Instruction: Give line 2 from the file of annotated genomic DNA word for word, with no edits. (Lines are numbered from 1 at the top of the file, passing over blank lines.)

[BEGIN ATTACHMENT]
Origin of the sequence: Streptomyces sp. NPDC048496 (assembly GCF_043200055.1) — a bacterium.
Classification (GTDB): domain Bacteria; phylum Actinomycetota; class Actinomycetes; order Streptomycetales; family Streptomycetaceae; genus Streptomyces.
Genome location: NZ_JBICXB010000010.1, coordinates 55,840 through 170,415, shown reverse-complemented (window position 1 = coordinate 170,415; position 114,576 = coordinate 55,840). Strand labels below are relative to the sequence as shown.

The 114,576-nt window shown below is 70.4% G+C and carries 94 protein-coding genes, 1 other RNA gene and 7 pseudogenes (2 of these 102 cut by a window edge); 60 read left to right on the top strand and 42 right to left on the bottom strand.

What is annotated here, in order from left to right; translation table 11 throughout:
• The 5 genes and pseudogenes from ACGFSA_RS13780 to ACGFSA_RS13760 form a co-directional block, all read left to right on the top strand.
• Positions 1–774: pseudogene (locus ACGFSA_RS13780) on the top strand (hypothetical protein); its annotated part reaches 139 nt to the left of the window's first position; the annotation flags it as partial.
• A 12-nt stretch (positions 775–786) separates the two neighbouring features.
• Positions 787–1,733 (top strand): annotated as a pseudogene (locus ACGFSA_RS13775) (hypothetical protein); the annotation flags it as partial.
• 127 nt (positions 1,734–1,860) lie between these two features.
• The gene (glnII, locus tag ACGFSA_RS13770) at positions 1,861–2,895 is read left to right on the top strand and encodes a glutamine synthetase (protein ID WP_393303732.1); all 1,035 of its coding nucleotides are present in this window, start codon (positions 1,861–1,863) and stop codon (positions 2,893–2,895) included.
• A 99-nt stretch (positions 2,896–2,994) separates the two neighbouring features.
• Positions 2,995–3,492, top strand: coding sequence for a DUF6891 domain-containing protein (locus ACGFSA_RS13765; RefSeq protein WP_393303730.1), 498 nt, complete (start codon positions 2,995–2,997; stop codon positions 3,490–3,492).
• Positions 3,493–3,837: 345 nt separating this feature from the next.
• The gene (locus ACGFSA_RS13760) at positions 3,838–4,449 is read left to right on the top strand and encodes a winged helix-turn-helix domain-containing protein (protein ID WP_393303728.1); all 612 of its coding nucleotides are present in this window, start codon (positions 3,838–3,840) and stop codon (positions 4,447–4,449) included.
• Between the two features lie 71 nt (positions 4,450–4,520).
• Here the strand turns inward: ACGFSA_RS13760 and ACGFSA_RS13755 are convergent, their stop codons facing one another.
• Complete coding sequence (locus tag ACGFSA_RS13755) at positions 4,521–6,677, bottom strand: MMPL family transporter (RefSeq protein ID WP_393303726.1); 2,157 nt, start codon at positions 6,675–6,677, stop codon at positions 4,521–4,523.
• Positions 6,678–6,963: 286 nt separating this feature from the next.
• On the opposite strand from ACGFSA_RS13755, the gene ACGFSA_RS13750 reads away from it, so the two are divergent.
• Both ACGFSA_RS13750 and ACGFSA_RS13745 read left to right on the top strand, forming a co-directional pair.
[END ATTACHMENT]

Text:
Classification (GTDB): domain Bacteria; phylum Actinomycetota; class Actinomycetes; order Streptomycetales; family Streptomycetaceae; genus Streptomyces.